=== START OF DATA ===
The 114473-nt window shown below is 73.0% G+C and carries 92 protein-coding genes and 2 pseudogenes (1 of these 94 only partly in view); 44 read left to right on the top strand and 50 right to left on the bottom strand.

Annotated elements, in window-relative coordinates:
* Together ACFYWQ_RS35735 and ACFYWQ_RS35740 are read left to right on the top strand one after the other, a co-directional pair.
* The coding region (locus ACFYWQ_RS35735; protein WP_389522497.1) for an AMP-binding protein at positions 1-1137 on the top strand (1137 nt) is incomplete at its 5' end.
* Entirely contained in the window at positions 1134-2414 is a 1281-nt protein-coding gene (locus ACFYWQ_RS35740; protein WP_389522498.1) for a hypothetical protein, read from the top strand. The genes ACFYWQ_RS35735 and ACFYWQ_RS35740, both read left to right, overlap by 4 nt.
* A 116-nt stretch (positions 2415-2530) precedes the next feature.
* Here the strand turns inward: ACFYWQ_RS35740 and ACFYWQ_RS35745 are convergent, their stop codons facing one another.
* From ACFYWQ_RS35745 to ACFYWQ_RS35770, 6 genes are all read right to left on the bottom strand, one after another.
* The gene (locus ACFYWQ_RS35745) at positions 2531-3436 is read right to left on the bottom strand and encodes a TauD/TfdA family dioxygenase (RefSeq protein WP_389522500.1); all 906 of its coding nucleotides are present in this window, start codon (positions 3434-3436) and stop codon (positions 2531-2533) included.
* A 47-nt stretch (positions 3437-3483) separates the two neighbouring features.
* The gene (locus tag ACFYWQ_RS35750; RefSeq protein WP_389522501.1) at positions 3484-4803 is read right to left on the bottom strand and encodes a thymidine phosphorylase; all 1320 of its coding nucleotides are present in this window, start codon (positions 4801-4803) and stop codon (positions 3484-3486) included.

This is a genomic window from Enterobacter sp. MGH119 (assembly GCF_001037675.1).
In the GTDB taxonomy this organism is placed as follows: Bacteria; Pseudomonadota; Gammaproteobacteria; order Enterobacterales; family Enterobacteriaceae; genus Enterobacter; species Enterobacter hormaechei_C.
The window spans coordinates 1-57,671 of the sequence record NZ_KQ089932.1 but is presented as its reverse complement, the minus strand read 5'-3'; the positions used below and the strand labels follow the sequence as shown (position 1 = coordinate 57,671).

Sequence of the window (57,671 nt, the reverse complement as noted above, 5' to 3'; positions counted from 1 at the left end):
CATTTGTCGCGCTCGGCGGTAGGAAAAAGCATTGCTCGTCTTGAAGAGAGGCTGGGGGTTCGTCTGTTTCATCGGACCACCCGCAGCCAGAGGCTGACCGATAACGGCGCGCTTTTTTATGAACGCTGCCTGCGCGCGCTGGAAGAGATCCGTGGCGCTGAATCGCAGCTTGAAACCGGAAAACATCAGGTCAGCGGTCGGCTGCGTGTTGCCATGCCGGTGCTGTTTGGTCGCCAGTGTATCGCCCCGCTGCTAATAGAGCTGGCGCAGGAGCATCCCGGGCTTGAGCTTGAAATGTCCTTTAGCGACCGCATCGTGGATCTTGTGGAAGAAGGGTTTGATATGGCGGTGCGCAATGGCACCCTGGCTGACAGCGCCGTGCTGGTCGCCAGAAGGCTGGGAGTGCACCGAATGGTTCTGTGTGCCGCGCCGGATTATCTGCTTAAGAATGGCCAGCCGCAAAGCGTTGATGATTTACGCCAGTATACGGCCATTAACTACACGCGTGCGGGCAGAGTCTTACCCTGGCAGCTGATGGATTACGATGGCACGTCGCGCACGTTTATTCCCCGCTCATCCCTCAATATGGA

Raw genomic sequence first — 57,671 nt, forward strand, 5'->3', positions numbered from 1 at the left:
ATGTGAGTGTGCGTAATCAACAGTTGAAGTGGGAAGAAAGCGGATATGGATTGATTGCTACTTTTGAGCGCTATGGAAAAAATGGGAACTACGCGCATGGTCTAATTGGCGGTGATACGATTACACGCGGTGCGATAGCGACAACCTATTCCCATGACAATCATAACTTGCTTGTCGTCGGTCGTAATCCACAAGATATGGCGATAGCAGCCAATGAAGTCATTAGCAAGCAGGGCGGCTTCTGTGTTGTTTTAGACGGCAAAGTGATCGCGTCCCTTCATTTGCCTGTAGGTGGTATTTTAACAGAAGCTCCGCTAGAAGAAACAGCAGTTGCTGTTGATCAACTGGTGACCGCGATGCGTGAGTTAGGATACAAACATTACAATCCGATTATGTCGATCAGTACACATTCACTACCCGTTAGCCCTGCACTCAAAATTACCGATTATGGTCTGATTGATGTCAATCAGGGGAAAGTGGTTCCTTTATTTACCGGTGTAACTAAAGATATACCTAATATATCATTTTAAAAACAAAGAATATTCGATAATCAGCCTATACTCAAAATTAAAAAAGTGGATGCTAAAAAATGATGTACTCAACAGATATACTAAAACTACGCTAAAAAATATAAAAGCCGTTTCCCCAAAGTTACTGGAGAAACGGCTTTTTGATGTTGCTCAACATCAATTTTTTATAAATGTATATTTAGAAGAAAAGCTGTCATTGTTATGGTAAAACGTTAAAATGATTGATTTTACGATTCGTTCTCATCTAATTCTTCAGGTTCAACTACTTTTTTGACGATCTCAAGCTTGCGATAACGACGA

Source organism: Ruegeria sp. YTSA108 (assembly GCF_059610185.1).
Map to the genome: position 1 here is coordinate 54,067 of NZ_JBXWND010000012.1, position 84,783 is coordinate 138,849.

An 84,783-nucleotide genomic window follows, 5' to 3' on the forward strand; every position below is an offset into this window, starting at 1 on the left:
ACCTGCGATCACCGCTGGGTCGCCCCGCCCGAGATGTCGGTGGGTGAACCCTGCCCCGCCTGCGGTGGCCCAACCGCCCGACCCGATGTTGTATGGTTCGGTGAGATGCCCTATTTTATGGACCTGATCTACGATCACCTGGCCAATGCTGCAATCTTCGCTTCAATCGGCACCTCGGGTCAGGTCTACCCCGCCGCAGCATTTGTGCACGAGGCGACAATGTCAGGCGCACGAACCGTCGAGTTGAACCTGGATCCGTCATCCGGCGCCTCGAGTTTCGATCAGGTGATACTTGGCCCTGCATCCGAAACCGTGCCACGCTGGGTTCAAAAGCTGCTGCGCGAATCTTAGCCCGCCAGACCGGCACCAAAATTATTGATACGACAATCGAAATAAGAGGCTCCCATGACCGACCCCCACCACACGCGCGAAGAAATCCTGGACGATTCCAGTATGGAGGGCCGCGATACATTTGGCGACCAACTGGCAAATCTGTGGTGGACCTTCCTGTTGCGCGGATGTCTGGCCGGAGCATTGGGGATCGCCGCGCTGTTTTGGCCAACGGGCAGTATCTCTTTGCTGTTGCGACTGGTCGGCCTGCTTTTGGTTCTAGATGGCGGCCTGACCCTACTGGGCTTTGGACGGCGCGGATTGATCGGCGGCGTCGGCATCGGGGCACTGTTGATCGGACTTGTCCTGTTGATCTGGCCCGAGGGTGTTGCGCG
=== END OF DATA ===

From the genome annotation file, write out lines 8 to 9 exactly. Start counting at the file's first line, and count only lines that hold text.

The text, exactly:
* From ACFYWQ_RS35745 to ACFYWQ_RS35770, 6 genes are all read right to left on the bottom strand, one after another.
* The gene (locus ACFYWQ_RS35745) at positions 2531-3436 is read right to left on the bottom strand and encodes a TauD/TfdA family dioxygenase (RefSeq protein WP_389522500.1); all 906 of its coding nucleotides are present in this window, start codon (positions 3434-3436) and stop codon (positions 2531-2533) included.